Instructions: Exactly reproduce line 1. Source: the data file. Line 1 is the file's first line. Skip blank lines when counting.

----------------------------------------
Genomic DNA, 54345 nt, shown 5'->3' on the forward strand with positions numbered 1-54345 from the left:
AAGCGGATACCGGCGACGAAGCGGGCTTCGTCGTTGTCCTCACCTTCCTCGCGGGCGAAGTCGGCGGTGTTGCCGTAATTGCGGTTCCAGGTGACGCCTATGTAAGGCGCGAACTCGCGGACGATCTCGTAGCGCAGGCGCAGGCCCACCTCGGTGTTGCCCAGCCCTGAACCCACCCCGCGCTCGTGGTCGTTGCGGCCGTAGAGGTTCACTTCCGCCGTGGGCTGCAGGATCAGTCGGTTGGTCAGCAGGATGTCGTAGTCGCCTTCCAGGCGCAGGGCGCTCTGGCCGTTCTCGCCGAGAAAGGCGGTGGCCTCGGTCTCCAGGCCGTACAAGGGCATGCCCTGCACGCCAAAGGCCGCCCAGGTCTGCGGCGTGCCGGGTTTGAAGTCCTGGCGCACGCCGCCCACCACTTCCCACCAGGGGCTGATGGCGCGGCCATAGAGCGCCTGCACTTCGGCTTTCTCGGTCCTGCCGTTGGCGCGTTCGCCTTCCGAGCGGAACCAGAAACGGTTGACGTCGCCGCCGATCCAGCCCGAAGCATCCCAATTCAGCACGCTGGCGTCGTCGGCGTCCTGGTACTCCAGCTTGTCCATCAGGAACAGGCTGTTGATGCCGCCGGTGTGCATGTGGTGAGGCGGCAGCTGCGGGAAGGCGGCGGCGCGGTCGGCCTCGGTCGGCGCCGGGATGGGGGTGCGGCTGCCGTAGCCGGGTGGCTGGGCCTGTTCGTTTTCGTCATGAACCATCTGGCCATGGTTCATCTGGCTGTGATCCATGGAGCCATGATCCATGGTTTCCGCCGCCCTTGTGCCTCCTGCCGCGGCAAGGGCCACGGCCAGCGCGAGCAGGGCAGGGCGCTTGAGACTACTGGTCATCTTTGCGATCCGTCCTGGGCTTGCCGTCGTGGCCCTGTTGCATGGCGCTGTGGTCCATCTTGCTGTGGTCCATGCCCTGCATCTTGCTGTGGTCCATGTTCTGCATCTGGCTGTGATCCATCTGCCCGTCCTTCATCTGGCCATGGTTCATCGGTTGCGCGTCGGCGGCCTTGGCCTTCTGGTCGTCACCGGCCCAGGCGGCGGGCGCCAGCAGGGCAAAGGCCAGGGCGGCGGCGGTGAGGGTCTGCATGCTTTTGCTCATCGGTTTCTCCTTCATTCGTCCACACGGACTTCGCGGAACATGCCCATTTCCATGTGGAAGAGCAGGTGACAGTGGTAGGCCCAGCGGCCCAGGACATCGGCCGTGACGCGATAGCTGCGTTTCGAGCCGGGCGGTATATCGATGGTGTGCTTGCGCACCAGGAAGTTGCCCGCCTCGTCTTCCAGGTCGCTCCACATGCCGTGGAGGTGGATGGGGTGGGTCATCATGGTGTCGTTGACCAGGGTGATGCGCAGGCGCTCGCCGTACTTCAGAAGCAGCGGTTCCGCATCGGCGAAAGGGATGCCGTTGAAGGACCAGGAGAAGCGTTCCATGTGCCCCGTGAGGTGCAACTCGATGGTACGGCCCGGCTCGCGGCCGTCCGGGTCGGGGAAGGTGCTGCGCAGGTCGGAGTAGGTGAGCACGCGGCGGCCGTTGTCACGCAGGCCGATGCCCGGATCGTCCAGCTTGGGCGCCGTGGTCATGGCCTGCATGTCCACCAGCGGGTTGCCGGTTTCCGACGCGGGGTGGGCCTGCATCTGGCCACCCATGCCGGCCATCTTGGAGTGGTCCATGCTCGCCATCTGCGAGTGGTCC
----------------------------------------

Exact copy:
Genomic DNA, 54345 nt, shown 5'->3' on the forward strand with positions numbered 1-54345 from the left: